Back to School: THE BEST LAID PLANS . . . Bringing THE PULL OF GRAVITY into your classroom
Back to School? Teach OF MICE AND MEN?
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BRIDGING THE GAP BETWEEN THE PULL OF GRAVITY AND OF MICE AND MEN: People often ask why I incorporated John Steinbeck’s Of Mice and Men into my contemporary young adult novel, The Pull of Gravity. The short answer is that it was part intention, and part serendipity.
The Pull of Gravity follows teens Nick Gardner and Jaycee Amato who, armed only with the wisdom of Yoda, a rare first-edition copy of Steinbeck’s Of Mice and Men, and the vaguest of plans, embark on a secret road trip to try to keep a promise to the Scoot, their dying friend.
With the words “vaguest of plans,” those familiar with Of Mice & Men will already recognize a glaring connection between the works: In both stories, plans go awry, and, in the course of the unraveling, Nick and Jaycee (like Lennie and George) learn some valuable, if at times painful, life lessons.
Intention vs. serendipity.
When I started writing The Pull of Gravity, I knew first and foremost that I wanted to write a character-driven piece, the ilk of which I read as a kid from the likes of Zindel, Blume, Konigsburg. To me, character-driven means that the characters are *the* reason you want to know the story, and not the other way around, with the plot driving the story. As Nick and Jaycee formed on the page, I thought, ‘how better to see if Jaycee is as persuasive and intriguing as I want her to be (and the chemistry between the two teens as real as I hope), than by seeing if she can *sell* the merits of an often-taught work of classic literature to Nick, a 15-yr old boy.’ Hence, the muse-driven idea of incorporating a classic novel into my debut was born.
But which piece of classic literature to choose? That is where intention factored in, and the connections between The Pull of Gravity and Of Mice and Men began to take shape.
Why Of Mice and Men?
The main reason I chose Of Mice and Men was for the theme of friendship that reverberates through it. Indeed, the ending of Of Mice and Men may contain the ultimate act of friendship to be found in modern literature. Likewise, friendship is the main theme in The Pull of Gravity. Nick and Jaycee need each other, and their friendship buoys them through a time of change, heartache and pain.
I’ve also attempted to keep some structural similarities between the pieces. Of Mice & Men is a short work of fiction – a novella at 107 pages. George and Lennie’s story takes place over a mere four days. They set out on a Thursday and the story concludes on a Sunday.
While The Pull of Gravity is a longer work at 208 pages, the time frame of the story is brief, and the main part of Nick and Jaycee’s journey, to wit, their time in Rochester, NY, also unfolds Thursday through Sunday.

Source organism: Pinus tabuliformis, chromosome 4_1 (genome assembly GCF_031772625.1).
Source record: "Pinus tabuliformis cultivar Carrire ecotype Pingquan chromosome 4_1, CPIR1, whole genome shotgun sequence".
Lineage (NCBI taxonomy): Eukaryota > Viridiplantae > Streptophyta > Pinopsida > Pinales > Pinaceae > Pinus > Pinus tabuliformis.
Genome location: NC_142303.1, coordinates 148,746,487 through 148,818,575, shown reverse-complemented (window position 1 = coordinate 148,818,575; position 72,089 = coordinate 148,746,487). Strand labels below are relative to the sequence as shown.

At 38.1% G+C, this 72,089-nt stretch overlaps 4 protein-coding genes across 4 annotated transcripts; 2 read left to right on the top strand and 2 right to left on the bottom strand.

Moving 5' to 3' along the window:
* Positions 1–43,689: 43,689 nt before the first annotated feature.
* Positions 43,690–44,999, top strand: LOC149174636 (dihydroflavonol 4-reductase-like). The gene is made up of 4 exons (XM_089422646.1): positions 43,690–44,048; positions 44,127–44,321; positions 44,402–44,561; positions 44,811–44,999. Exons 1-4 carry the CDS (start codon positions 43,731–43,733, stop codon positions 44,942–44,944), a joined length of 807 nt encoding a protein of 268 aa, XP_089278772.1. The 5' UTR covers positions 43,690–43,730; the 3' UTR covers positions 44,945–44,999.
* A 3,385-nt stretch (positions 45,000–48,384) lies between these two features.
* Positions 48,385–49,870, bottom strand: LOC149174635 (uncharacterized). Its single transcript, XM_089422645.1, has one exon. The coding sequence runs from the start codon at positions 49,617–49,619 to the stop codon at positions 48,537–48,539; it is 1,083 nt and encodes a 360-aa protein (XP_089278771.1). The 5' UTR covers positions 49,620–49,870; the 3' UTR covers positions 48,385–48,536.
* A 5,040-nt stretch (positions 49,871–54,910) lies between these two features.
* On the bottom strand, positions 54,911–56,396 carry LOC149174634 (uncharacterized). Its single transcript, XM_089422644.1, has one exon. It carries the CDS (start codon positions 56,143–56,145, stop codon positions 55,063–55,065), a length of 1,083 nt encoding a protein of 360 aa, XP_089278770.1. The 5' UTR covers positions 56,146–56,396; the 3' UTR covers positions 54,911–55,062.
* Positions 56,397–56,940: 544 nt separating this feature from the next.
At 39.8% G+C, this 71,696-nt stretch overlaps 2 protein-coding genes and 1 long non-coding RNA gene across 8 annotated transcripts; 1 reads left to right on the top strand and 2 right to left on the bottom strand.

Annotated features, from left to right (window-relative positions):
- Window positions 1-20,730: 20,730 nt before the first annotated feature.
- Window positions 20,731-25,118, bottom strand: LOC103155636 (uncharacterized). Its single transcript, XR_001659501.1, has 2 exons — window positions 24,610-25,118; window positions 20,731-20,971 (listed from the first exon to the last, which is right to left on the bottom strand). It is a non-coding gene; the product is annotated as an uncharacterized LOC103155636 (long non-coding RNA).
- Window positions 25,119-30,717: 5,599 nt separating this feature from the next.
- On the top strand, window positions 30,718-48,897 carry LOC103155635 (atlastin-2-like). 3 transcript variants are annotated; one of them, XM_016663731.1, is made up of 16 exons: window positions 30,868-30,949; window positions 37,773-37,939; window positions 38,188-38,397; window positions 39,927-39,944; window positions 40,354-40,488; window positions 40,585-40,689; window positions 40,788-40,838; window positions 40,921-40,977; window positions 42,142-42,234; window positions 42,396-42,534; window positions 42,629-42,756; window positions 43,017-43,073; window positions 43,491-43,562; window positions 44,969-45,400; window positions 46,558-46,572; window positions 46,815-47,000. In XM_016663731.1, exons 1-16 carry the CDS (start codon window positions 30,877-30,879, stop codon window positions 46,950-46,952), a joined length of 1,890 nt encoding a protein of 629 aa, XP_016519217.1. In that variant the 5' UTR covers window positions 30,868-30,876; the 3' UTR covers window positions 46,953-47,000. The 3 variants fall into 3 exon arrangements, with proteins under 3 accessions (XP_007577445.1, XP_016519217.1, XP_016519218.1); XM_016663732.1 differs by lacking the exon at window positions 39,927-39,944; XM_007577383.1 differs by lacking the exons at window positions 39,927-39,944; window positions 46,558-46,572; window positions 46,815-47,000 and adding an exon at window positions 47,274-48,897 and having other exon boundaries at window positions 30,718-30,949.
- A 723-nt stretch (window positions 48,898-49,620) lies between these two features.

When I go into classrooms, I love to talk to students about how Steinbeck was able to create so much empathy for, and connection to, his characters in the space of so little time (and so few words) – the reader gets to know George and Lennie and, more importantly, to care about them, in not much more than a mere breath.
Similarly, Nick and Jaycee’s relationship unfolds quickly; they become important to one another – and, I hope to the reader— over a brief period.
Other Common Themes
- The American Dream (“Everybody Wants a Place of their Own”). Both The Pull of Gravity and Of Mice and Men deal with the desire to attain the American Dream: work that is bearable (if not more) and a small patch of land that feels like home. In The Pull of Gravity, Nick’s father is unable to attain this goal, to balance metropolitan career aspirations with his family’s move to the suburbs, which is one of the failures that spurs the main action of the book. Similarly, Jaycee is relegated to her mother’s new husband’s gaudy house, and, moreso, to the fluffy pink bedroom of the new husband’s daughter that will never feel like home.
Of Mice and Men illuminates the prejudices suffered by Lennie because of his mental disability, but also the challenges for George, his friend, in trying to care for him. In The Pull of Gravity, the Scoot has a physical, rather than mental, disability, and while he doesn’t suffer the direct prejudices Lennie does, Nick – just like George with Lennie – grapples with his role as a loyal friend versus obligated caretaker. Of course, ultimately, his love and loyalty shine.
Loss & Loneliness.
The Pull of Gravity opens with this quote from Of Mice and Men:
“Lennie broke in. ‘But not us! An’ why? Because…because I got you to look after me, and you got me to look after you, and that’s why.’ He laughed delightedly.”
This quote epitomizes the friendship theme that resonates through both stories. Without each other, George and Lennie have no one. Similarly, Jaycee and Nick experience a lack of fitting in, connecting, feeling grounded in their own lives, until they find one another.
Of course, the counters to friendship are loneliness and loss, and these themes also run through both stories. George and Lennie have suffered loss when we first meet them, and, once at the farm, there is the loss of Candy’s dog, of Lennie’s puppy, of Curly’s wife, and ultimately each other. In The Pull of Gravity Nick, Jaycee and the Scoot all suffer loss (whether temporary or permanent), of family structure, of innocence, and of friendship. It is a bond they have in common and that, ultimately, brings them closer together.
*this 2011 essay written with the generous assistance of Paul W. Hankins.